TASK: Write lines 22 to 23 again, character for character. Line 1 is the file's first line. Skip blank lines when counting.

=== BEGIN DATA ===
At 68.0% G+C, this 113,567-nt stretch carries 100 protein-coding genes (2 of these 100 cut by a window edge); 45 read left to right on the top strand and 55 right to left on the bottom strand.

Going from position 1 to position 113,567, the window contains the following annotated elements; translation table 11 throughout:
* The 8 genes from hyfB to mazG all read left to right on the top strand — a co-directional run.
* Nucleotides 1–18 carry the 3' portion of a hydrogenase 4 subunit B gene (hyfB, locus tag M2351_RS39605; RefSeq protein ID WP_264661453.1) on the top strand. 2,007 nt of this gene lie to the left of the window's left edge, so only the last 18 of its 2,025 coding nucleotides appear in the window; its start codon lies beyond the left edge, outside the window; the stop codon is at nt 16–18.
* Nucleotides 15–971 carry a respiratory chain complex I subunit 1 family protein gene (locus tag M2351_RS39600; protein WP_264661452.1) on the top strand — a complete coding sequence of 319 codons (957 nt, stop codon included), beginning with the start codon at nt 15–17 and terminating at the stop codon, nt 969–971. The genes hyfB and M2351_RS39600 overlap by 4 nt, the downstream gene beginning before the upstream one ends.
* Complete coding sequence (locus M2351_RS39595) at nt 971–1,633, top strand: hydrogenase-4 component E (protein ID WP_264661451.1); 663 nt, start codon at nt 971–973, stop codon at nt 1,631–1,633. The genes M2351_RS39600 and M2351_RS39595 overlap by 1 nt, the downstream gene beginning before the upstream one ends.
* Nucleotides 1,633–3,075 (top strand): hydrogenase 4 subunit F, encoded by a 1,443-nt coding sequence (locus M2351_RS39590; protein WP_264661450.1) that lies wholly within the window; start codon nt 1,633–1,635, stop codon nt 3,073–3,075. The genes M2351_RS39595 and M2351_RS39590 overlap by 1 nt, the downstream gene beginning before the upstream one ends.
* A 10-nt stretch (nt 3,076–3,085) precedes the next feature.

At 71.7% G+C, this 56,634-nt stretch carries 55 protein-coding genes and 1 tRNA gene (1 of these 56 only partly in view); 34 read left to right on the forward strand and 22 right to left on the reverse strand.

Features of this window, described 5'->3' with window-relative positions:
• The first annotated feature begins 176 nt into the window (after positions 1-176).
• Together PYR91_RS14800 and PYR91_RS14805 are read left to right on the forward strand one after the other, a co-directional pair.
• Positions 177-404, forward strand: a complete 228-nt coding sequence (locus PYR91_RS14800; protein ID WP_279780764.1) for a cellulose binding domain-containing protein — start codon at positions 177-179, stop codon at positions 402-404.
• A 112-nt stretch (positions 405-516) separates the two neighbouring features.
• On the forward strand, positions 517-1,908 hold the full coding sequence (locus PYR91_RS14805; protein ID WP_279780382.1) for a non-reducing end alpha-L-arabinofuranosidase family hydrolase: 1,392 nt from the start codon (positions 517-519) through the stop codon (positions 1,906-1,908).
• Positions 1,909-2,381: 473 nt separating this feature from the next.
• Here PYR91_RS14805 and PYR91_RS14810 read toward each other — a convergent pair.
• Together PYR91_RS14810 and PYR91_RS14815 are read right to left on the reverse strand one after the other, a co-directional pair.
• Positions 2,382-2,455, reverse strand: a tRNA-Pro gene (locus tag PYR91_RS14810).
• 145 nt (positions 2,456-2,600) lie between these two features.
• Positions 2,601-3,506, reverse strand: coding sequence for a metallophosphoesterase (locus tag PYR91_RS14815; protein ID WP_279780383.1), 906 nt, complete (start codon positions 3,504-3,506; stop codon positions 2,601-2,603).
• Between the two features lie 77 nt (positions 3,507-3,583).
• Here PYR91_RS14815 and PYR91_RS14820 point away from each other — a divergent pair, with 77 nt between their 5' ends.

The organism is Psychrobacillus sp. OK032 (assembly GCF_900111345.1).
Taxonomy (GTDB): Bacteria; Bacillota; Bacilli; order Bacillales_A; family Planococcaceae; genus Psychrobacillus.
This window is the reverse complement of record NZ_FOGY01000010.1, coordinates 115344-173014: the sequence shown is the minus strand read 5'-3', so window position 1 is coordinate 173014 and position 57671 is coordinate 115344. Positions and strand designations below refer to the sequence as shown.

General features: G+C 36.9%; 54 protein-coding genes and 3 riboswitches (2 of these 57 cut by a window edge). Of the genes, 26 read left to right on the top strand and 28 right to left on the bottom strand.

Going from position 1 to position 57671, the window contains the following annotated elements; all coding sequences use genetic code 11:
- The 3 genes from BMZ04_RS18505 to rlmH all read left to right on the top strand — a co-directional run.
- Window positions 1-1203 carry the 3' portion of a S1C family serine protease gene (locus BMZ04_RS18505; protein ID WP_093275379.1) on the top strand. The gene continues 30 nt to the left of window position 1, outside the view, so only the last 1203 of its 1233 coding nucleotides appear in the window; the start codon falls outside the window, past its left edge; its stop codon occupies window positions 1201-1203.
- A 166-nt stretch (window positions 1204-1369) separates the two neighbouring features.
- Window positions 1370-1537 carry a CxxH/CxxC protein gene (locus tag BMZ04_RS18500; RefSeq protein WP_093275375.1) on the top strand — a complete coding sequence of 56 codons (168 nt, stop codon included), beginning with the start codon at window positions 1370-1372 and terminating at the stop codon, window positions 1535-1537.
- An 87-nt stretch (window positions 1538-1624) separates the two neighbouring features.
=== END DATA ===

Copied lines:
• Between the two features lie 77 nt (positions 3,507-3,583).
• Here PYR91_RS14815 and PYR91_RS14820 point away from each other — a divergent pair, with 77 nt between their 5' ends.